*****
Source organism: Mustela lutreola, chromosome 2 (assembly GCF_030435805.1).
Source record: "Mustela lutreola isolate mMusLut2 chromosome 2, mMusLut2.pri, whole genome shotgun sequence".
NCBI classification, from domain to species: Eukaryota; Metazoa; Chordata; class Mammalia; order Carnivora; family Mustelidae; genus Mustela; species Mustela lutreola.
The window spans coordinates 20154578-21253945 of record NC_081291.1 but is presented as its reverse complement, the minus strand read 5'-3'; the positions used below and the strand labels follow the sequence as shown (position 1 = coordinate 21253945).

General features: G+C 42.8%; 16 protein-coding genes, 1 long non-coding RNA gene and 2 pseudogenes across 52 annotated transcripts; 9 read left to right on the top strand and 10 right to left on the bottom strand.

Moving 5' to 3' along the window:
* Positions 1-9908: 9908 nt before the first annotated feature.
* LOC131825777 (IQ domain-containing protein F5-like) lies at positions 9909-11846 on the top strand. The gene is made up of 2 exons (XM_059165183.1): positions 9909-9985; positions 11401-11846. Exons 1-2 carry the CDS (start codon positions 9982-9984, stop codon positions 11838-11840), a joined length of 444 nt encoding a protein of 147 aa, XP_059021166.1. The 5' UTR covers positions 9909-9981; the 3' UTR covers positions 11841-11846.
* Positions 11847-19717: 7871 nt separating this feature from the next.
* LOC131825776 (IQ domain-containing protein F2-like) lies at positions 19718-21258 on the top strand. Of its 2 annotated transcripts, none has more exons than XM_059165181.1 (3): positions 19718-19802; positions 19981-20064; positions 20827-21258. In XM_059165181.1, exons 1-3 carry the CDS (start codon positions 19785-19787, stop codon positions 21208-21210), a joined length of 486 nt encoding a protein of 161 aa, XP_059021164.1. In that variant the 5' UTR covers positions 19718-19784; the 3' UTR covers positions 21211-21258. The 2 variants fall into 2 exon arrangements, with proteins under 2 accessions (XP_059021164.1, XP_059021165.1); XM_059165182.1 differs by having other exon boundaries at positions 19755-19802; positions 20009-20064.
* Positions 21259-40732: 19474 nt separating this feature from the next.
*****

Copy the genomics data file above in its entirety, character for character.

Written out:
Source organism: Mustela lutreola, chromosome 2 (assembly GCF_030435805.1).
Source record: "Mustela lutreola isolate mMusLut2 chromosome 2, mMusLut2.pri, whole genome shotgun sequence".
NCBI classification, from domain to species: Eukaryota; Metazoa; Chordata; class Mammalia; order Carnivora; family Mustelidae; genus Mustela; species Mustela lutreola.
The window spans coordinates 20154578-21253945 of record NC_081291.1 but is presented as its reverse complement, the minus strand read 5'-3'; the positions used below and the strand labels follow the sequence as shown (position 1 = coordinate 21253945).

General features: G+C 42.8%; 16 protein-coding genes, 1 long non-coding RNA gene and 2 pseudogenes across 52 annotated transcripts; 9 read left to right on the top strand and 10 right to left on the bottom strand.

Moving 5' to 3' along the window:
* Positions 1-9908: 9908 nt before the first annotated feature.
* LOC131825777 (IQ domain-containing protein F5-like) lies at positions 9909-11846 on the top strand. The gene is made up of 2 exons (XM_059165183.1): positions 9909-9985; positions 11401-11846. Exons 1-2 carry the CDS (start codon positions 9982-9984, stop codon positions 11838-11840), a joined length of 444 nt encoding a protein of 147 aa, XP_059021166.1. The 5' UTR covers positions 9909-9981; the 3' UTR covers positions 11841-11846.
* Positions 11847-19717: 7871 nt separating this feature from the next.
* LOC131825776 (IQ domain-containing protein F2-like) lies at positions 19718-21258 on the top strand. Of its 2 annotated transcripts, none has more exons than XM_059165181.1 (3): positions 19718-19802; positions 19981-20064; positions 20827-21258. In XM_059165181.1, exons 1-3 carry the CDS (start codon positions 19785-19787, stop codon positions 21208-21210), a joined length of 486 nt encoding a protein of 161 aa, XP_059021164.1. In that variant the 5' UTR covers positions 19718-19784; the 3' UTR covers positions 21211-21258. The 2 variants fall into 2 exon arrangements, with proteins under 2 accessions (XP_059021164.1, XP_059021165.1); XM_059165182.1 differs by having other exon boundaries at positions 19755-19802; positions 20009-20064.
* Positions 21259-40732: 19474 nt separating this feature from the next.